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Mummers parade returns to South Philadelphia route

Friday, January 02, 2004

By Bill Bergstrom, The Associated Press

PHILADELPHIA -- Comics dressed like Philadelphia Flyers hockey players and a shackled "Saddam Hussein" pranced and danced up Broad Street as the Mummers Parade returned to a South Philadelphia route, and springlike weather helped draw big crowds to the nearly eight-hour spectacle.

Rusty Kennedy, Associated Press
Costumed characters march around city hall in Philadelphia yesterday during the annual Mummers Parade.
Click photo for larger image.

Martha Stewart, and the FBI bug found in Mayor John Street's office during his re-election campaign also came in for spoofs from the parasol-pumping comics that lead the annual New Year's Day spectacle.

The parade was back on Broad Street after moving to an east-west route on Market Street for the last four years to try to boost attendance and the television audience. The Mummers complained that the Market Street route tended to stretch out the parade and thin the crowds. Then last year, a downpour washed out the New Year's Day parade and it was postponed until Jan. 4.

This time, a sunny, 50-degree day helped swell the crowd to four and five people deep in places along the nearly 3-mile parade route.

It was enough to sell some people on attending the event instead of watching it on television.

John Hanagan, of Cape May, N.J., attended for the first time. He and his wife, Sherrie, came with friends, John and Cindy Malinowski, at the urging of Cindy Malinowski, who grew up in South Philadelphia.

"I was probably about 3 the first time I came, back when it was always on Broad Street," Cindy Malinowski said.

"It's great down here," said Edward Zorn, 26, of Vineland, N.J. "I've watched it on TV and I've never seen it as good. I'll buy a hotel room next year."

The Mummers liked the change. "The route is finally back where it should be," said Timmy McShea, a Philadelphia firefighter and member of the Murray Comic Club, which performed a firefighter skit called "Backdraft."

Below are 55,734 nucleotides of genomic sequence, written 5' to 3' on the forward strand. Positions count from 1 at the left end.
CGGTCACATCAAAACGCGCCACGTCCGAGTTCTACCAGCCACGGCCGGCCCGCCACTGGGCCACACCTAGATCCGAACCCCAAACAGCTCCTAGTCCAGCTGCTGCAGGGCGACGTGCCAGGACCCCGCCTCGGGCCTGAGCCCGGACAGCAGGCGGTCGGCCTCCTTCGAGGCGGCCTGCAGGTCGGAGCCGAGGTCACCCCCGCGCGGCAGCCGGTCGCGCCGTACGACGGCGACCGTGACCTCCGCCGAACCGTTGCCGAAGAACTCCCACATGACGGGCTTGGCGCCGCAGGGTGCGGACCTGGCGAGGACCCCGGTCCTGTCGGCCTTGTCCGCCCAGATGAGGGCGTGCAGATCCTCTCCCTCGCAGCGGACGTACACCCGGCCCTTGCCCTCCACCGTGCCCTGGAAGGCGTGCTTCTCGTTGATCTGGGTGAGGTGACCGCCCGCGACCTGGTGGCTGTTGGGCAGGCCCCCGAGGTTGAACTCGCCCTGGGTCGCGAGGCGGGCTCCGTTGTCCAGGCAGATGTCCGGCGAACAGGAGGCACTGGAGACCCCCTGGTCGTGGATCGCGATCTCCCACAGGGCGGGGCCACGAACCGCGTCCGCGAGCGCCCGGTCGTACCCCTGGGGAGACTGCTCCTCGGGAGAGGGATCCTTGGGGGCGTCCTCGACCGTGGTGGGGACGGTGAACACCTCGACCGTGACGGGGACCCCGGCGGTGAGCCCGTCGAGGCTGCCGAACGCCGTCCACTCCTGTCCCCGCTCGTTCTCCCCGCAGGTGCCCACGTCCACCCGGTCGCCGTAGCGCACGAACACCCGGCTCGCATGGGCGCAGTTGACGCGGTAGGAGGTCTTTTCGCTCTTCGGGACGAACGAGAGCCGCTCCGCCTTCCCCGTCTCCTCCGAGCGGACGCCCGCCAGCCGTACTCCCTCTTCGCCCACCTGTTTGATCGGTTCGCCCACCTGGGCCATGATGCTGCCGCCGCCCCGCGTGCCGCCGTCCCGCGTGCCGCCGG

The Broad Street route originates in South Philadelphia where many of the bands have clubhouses and find their strongest support, and, McShea said, where they look forward to partying into the night after the New Year's Day parade and competition end. "That's Mardi Gras. That's Carnivale, where it all happens," he said.

"It seems like it's a grand slam for us. We have a great parade, we have great crowds, we have great weather," said Mayor Street, who approved the latest route change last summer at the Mummers' request. "We have people here from all up and down the East Coast."

After a 9 a.m. start, the nearly 12,000 members of the Comic, Fancy and String Band divisions, with elaborate sequined and feathered costumes the clubs spend much of the year making, made eight performance stops along the parade route, north along Broad Street to City Hall, finishing after 5 p.m.

Meanwhile, the Mummers Fancy Brigades, with even more elaborate props and performances, put on two shows inside the Pennsylvania Convention Center nearby.

The whole celebration grew out of the custom brought by 17th century Swedish immigrants of visiting friends on the day after Christmas, which was later extended to include New Year's Day. Groups would go from house to house singing and dancing for food and drink, and by the 1870s, the neighborhood celebrations had evolved into an organized parade.

The Mummers appeared in high spirits as they finished Thursday's three-mile whirl. "The crowd was very welcoming to us and it felt great," said Peter Broomall, head of the Broomall String Band.

"It's so much better," said Amanda Wozniak, 27, of the Hog Island Fancy Club, prancing in her 10th Mummers Parade, this year in a costume consisting of a 40-year-old, more than 10-foot long, fabric and wire canoe her grandfather built 40 years ago. "It seemed to me that a lot more people came out."

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